“In a republic where the people are sovereign, the ability of the citizenry to make informed choices among candidates for office is essential.” Citizens United v. FEC, 130 S.Ct. 876 (2010) (quoting Buckley v. Valeo, 96 S.Ct. 61
I think we can all agree on that statement. It was re-stated in the much discussed, and criticized, opinion by the Supreme Court in Citizens United. That opinion has been viewed by many as opening the floodgates of influence peddling by corporations and essentially making unlimited the influence that corporate money will have in elections. That much is true. But the case also affirms an important, and perhaps the only remaining, protection for citizens when it comes to campaign finance: disclosure.
The Citizens United case has been criticized for finding that “corporations are people”. But that’s a pretty simplistic and somewhat misleading view of what Citizens United actually says (sorry, Mitt Romney). It doesn’t really hold that corporations are equivalent to people, at least not in the sense that corporations can eat, sleep, fall in love, have babies, and then fall asleep again on the couch watching T.V. Instead, the Supreme Court relied upon its own substantial precedent in reaffirming that any attempts by the government to limit or influence political speech through measures that curb the means, methods, or content, or limit the timing of the speech and the speaker, must be prohibited under the First Amendment.
As explained in Citizens United, the extension of First Amendment protections to corporations is not new. Id. at 899. If the corporate form is the means through which political speech is transmitted, then the First Amendment says it cannot be limited, just as an individual’s political speech cannot be limited –“the First Amendment does not allow political speech restrictions based on a speaker’s corporate identity”. Id. at 903.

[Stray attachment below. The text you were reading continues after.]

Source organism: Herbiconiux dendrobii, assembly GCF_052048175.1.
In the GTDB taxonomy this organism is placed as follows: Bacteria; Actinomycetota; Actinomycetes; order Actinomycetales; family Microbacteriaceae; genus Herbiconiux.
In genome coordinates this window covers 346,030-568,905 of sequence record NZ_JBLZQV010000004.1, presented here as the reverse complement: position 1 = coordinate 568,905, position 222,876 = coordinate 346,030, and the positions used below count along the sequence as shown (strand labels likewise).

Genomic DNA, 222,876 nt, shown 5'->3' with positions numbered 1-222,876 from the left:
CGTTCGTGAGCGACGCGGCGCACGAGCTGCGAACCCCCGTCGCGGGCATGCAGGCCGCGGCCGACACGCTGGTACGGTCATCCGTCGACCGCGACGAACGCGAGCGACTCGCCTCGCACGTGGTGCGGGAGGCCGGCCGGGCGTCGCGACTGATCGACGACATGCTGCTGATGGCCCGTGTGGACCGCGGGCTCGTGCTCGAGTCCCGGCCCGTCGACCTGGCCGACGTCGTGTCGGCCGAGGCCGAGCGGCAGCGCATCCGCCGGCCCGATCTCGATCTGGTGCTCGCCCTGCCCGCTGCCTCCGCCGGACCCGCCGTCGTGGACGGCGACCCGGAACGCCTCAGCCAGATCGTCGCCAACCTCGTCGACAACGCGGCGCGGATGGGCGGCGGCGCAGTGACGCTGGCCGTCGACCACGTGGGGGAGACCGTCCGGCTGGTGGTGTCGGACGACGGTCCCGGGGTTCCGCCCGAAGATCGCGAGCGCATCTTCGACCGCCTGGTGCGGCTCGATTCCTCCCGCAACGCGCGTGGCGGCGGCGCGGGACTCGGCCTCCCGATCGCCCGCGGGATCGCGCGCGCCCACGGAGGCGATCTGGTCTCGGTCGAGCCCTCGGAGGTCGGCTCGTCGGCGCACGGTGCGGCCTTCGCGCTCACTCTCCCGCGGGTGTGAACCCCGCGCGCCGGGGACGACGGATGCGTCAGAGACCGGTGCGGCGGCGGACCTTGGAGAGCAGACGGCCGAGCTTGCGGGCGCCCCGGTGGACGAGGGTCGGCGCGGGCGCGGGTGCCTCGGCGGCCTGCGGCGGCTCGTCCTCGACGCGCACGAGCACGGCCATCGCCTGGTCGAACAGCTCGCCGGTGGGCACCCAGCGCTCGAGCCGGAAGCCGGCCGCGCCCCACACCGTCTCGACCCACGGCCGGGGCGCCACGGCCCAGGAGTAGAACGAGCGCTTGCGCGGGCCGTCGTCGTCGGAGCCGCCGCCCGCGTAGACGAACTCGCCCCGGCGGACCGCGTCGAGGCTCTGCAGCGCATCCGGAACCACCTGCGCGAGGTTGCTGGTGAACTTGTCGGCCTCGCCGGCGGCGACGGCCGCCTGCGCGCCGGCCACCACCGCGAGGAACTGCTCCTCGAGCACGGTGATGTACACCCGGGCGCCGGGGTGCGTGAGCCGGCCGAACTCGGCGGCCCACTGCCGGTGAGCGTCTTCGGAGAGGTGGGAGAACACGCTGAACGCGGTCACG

Citizens United overruled an earlier case, Austin v. Michigan Chamber of Commerce, 110 S.Ct. 1391 (1990), which upheld a state ban on corporate campaign expenditures as a means to curb “the corrosive and distorting effects of immense aggregations of wealth that are accumulated with the help of the corporate form”. Upon reconsideration of Austin, the Citizens United Court rejected the government’s “anti distortion” interest in protecting against the corrupting influence of money in politics.
To be sure, there is a lot in Citizens United not to like, and at times the Court appears woefully out of touch with the concerns of common citizens: “The appearance of influence or access, furthermore, will not cause the electorate to lose faith in our democracy”, id. at 910. Um, it does, and it will, thanks to you. Newt Gingrich’s presidential campaign recently received ten million dollars from a casino mogul and his wife. When someone gives a candidate ten million dollars to run for president, I would expect the candidate not only to give the donor unlimited access and influence over his policies, but also to ask precisely what type of mustard the donor would like on his sandwich so he can have a snack as he watches the candidate do his bidding.
However, crucially, the majority in Citizens United does not say that corporations and their benefactors are entitled to secrecy when they fund political speech. To the contrary, the Citizens United court upheld the portion of the law that requires disclosure of the group that funded the political advertisement at issue: “The First Amendment protects political speech; and disclosure permits citizens and shareholders to react to the speech of corporate entities in a proper way. This transparency enables the electorate to make informed decisions and give proper weight to different speakers and messages.” Id. at 916.
I believe that portion of the Citizens United holding opens the door wide-open for laws that mandate the fullest possible disclosure regarding the source of political contributions, expenditures, and advertising, including the amount of the contributions and the identity of the individuals and associations that make and benefit from the expenditures.
While Citizens United may have held that corporations are people, they are not “We the People.”
If the downside of the First Amendment is that it protects the right of corporations to buy candidates, the rest of us are entitled to know exactly who is buying, and the price.